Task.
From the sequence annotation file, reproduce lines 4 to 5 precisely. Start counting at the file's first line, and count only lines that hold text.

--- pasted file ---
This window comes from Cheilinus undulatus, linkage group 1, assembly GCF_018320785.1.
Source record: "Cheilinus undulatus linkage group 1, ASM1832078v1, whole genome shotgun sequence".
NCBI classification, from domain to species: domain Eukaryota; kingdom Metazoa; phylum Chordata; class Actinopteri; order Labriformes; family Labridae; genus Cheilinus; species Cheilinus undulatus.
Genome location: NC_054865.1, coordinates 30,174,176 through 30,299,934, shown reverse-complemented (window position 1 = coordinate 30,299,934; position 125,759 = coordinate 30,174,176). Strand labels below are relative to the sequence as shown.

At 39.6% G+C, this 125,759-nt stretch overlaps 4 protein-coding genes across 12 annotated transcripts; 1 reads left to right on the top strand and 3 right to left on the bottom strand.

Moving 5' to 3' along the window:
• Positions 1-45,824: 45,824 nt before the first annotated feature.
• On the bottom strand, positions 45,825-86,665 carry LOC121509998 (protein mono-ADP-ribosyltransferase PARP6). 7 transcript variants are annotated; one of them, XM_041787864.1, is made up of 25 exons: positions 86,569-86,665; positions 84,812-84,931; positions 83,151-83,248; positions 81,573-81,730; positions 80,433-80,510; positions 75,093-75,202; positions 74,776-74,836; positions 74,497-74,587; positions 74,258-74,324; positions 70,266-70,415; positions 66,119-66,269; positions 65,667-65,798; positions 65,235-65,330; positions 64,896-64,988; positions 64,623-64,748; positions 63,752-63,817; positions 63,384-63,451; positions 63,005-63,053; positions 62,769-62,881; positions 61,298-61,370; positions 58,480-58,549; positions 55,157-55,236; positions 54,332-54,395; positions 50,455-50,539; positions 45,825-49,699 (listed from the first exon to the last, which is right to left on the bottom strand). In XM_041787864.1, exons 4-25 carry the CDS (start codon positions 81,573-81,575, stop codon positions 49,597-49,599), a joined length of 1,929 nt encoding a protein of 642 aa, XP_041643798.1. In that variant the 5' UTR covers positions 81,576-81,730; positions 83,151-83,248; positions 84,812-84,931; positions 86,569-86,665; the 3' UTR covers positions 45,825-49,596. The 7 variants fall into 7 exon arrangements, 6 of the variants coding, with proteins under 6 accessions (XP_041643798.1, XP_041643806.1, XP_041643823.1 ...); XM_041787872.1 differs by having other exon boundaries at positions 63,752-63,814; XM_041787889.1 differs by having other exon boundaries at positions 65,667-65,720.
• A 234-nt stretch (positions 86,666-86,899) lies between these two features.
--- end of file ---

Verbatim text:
Genome location: NC_054865.1, coordinates 30,174,176 through 30,299,934, shown reverse-complemented (window position 1 = coordinate 30,299,934; position 125,759 = coordinate 30,174,176). Strand labels below are relative to the sequence as shown.

At 39.6% G+C, this 125,759-nt stretch overlaps 4 protein-coding genes across 12 annotated transcripts; 1 reads left to right on the top strand and 3 right to left on the bottom strand.